St. Vincent "St. Vincent
“Dance music for a funeral.” That’s how Annie Clark, aka St. Vincent, describes her fourth album, one that should break her to a wider audience. An alumnus of The Polyphonic Spree and Sufjan Stevens’ band hits her stride with a collection of songs that bristle with imagination, innovation, dark lyrical content and infectious melodies.
Clark brings a high level of energy and confidence to these songs, branding them with what is becoming her signature sound. Fuzzy production, buzzing distorted guitar chords, groove heavy percussion, and vocals that are sometimes altered. Opening with “Rattlesnake” Clark recounts an encounter with a snake that can be read as a personal account of a wicked experience or an allegorical morality tale. “Birth in Reverse”amps up the volume and picks up the pace. Clark then offers the slower, dramatic sounding “Prince Johnny,” with its lyrical blend of caustic observation and empathetic support.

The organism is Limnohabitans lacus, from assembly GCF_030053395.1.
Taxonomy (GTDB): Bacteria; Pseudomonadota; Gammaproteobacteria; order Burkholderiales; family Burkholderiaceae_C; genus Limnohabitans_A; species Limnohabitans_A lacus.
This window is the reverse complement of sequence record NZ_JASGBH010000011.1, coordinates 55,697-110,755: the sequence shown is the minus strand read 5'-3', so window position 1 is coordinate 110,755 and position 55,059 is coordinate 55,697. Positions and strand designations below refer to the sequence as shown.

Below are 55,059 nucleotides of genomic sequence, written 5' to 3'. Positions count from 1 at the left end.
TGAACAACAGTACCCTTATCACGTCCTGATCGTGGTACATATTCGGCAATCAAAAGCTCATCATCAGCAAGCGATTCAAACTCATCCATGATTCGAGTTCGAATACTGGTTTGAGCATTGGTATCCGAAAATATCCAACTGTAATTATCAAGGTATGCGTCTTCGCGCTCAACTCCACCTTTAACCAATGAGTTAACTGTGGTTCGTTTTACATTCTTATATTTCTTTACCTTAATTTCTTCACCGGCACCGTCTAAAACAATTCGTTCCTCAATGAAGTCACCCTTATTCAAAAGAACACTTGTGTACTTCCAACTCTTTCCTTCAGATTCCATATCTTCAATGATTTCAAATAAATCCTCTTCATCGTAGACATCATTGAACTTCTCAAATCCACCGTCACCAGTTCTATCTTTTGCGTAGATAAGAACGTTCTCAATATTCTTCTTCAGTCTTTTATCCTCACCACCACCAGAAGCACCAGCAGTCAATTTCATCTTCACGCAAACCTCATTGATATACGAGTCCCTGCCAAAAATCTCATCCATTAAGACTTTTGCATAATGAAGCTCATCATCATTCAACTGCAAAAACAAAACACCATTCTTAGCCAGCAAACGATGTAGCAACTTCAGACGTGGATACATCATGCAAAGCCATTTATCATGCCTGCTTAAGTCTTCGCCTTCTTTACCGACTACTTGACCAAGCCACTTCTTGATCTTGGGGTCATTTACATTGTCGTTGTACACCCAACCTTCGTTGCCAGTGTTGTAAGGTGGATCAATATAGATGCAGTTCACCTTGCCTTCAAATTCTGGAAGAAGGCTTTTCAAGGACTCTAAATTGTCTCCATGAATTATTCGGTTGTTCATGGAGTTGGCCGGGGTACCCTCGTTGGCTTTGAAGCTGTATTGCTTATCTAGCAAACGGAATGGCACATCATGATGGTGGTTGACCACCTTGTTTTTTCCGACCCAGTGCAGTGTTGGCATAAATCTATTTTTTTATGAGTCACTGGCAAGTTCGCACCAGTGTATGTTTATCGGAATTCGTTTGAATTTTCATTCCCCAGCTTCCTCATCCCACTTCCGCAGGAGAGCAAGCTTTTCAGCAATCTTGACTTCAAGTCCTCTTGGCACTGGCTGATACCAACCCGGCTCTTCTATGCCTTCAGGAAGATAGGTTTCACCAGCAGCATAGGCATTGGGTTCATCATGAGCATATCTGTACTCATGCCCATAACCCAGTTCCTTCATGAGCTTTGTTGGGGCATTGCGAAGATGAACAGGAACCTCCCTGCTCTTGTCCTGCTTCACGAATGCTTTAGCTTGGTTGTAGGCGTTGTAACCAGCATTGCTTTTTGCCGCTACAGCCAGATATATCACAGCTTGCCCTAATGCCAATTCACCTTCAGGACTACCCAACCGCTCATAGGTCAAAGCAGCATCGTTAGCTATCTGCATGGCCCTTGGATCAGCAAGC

As a writer Clark is more reporter than diarist and sometimes it’s hard to tell when she’s offering insight into her personality or simply telling a tale. “Digital Witness” assesses the results of technology without offering judgment. It’s staccato beat reminds one of the work she did with David Byrne on Love This Giant. “I Prefer Your Love” is one song that is clearly personal, a song written for Clark’s mother. It is also a song that underscores the beauty of her voice, leaving it unaltered and making it the centerpiece of the song.
Annie Clark is an outstanding guitarist who manipulates the sound of her instrument, creating exciting and edgy elements. Lyrically she can be purposely obscure, preferring to create imagery rather than narrative. Her ability to craft unpredictable melodies offers listeners the opportunity to be both surprised and delighted. I suggest you listen to this album several times through to get the full effect of St. Vincent’s ever growing sense of musical self.
Rosemary Welsch (Afternoon Mix)